Topology on a space of Lie algebras

• A
• fresh_42
• Featured
In summary, the conversation discusses the search for a topology on the set of Lie algebras of a given finite dimension that is not defined via structure constants. The goal is to maintain algebraic properties such as solvability, center, and dimension. The proposed approaches include using an algebraic invariant to define the space of Lie algebras or considering a Lie algebra with a specified invariant. However, there are concerns about the effectiveness of the Zariski topology in this context. The main issue is that the invariant is not functorial, meaning that isomorphic Lie algebras may not have isomorphic invariants. The conversation also considers the possibility of defining a topology where naturally Zariski closed sets are open.
fresh_42
Mentor
2023 Award
TL;DR Summary
Topology that does not depend on structure constants
I wonder if anybody has an idea for a topology on the set of Lie algebras of a given finite dimension which is not defined via the structure constants. This condition is crucial, as I want to keep as many algebraic properties as possible, e.g. solvability, center, dimension. In the best case the Chevalley-Eilenberg complexes of either a certain given or all representations would be invariant.

The natural question which arises here, is: What is a Lie algebra, if not the set of structure constants? The algebraic properties which I want to keep are all linear functions of the structure constants, so it would be a linear subspace in the end, or at least an affine variety. The topologies that come to mind (Zariski, subspace) are not suited because - I suspect - the affine varieties will be a union of points (irreducible components) in these, and I am looking for a reasonable concept of continuity.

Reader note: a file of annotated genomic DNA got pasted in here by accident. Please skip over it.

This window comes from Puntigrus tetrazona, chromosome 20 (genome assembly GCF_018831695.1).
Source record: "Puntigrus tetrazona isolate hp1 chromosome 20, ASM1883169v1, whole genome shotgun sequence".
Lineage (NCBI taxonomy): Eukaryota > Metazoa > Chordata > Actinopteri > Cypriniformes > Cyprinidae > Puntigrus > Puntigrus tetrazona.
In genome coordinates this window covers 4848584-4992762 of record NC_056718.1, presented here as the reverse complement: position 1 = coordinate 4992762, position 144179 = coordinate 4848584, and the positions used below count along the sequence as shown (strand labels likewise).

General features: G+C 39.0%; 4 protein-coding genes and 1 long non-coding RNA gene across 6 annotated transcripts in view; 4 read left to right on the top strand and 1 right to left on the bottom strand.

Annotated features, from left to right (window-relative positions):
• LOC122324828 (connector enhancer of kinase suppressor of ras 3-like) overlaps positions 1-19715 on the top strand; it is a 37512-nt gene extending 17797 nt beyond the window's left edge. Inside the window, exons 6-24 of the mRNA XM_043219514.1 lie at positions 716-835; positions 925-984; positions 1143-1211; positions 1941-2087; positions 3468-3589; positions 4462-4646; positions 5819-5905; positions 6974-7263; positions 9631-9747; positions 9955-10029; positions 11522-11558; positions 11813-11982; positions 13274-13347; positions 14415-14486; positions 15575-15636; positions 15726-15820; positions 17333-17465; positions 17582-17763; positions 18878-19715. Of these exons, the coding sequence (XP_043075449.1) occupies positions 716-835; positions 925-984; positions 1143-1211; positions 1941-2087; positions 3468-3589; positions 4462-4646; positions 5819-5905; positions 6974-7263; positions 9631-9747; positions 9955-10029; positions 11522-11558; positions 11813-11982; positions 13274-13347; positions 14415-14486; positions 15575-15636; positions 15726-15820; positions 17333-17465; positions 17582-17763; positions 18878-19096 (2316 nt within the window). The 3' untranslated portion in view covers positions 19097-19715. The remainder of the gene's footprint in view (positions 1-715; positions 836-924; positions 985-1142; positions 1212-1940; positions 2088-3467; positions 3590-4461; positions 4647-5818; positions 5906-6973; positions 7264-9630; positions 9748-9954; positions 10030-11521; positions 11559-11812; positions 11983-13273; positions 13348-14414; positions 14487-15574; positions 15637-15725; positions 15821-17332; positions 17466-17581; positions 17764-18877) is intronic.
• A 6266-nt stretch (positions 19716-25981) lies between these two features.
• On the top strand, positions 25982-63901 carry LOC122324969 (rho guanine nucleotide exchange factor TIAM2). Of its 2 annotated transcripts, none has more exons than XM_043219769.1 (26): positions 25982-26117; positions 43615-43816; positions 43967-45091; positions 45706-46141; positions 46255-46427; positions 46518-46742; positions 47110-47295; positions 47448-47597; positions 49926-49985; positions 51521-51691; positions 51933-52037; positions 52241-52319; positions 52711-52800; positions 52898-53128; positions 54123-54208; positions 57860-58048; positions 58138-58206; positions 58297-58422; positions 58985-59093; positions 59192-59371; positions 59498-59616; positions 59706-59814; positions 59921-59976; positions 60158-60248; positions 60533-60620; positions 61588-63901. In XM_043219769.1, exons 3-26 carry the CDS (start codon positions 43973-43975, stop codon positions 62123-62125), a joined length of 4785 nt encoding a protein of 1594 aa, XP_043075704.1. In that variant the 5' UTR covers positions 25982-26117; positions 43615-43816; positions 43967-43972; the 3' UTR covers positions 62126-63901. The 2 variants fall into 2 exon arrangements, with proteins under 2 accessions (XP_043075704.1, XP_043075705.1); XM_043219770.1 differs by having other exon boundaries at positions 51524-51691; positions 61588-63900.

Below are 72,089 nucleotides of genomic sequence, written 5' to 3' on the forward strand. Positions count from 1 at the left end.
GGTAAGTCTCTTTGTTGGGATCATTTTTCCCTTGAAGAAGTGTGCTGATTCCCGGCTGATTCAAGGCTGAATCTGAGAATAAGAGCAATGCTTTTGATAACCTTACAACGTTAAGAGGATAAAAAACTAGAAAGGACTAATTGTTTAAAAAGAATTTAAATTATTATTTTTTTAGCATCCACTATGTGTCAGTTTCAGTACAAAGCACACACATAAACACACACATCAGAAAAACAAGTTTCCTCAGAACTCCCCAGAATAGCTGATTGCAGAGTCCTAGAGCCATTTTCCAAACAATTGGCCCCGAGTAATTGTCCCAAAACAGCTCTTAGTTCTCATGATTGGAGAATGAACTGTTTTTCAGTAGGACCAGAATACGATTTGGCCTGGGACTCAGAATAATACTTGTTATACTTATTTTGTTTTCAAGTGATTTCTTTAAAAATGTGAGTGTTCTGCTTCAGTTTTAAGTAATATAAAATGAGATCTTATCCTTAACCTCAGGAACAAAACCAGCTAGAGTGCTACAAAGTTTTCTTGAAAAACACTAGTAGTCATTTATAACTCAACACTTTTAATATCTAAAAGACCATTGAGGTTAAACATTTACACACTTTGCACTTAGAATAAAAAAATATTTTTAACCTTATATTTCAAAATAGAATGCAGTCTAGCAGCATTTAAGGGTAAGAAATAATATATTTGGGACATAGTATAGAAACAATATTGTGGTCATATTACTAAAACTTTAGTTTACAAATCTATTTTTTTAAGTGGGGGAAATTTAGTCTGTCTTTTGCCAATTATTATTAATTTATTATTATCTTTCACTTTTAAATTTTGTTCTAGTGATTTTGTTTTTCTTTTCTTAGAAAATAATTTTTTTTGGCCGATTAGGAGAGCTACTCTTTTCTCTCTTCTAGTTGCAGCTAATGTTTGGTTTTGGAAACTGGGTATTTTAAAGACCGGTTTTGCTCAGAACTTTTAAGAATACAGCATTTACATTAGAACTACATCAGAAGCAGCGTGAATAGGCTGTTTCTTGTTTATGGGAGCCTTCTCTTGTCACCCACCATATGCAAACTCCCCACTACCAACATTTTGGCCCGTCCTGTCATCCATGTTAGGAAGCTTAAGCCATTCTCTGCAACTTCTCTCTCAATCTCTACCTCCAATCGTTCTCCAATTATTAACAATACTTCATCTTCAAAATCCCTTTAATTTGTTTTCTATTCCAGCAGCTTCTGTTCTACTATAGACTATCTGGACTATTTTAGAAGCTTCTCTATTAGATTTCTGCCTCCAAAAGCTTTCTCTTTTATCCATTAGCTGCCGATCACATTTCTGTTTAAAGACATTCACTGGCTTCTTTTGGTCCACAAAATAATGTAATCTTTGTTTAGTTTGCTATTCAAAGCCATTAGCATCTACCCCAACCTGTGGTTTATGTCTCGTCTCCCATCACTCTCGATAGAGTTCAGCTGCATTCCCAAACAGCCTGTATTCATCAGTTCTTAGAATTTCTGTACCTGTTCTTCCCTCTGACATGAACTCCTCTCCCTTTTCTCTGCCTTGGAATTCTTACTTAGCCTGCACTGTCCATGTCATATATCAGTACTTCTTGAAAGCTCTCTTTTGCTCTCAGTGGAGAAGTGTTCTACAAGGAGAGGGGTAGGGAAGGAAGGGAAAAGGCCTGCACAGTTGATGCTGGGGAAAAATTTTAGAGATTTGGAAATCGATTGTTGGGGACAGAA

For short: Can you think of a topology (maybe sheaves?) such that a continuous (or even smooth) path in e.g. the set of all five dimensional, slovable, center-less Lie algebras makes sense?

Last edited:
A lie algebra structure on a vector space ##V## is a bilinear map ##V\times V\to V## satisfying some conditions (skew-symmetry and the Jacobi identity). The space of all bilinear maps ##V\times V\to V## is isomorphic to ##V^*\otimes V^*\otimes V##, which has a natural topology and smooth structure (when ##V## does), and I guess you can give the set of Lie algebras the subspace topology?

Does this work for your question?

Last edited:
No. As I said, Zariski- and subspace won't probably work. It might have been a bad idea, in which case I'd like to understand why. I want to consider a point set where the points are equidimensional Lie algebras with a given algebraic property, e.g. being solvable without center. Zariski is the natural choice, but it will either be boring or has too many components to investigate something like a path.

Currently I'm thinking about the following constructions:
• Define an algebraic invariant, which is a matrix Lie algebra and consider its (unknown) Lie group. In this case the invariant would define the space of Lie algebras.
• Or, the other way around, consider a Lie algebra (with Lie group) such that the invariant determines the point set.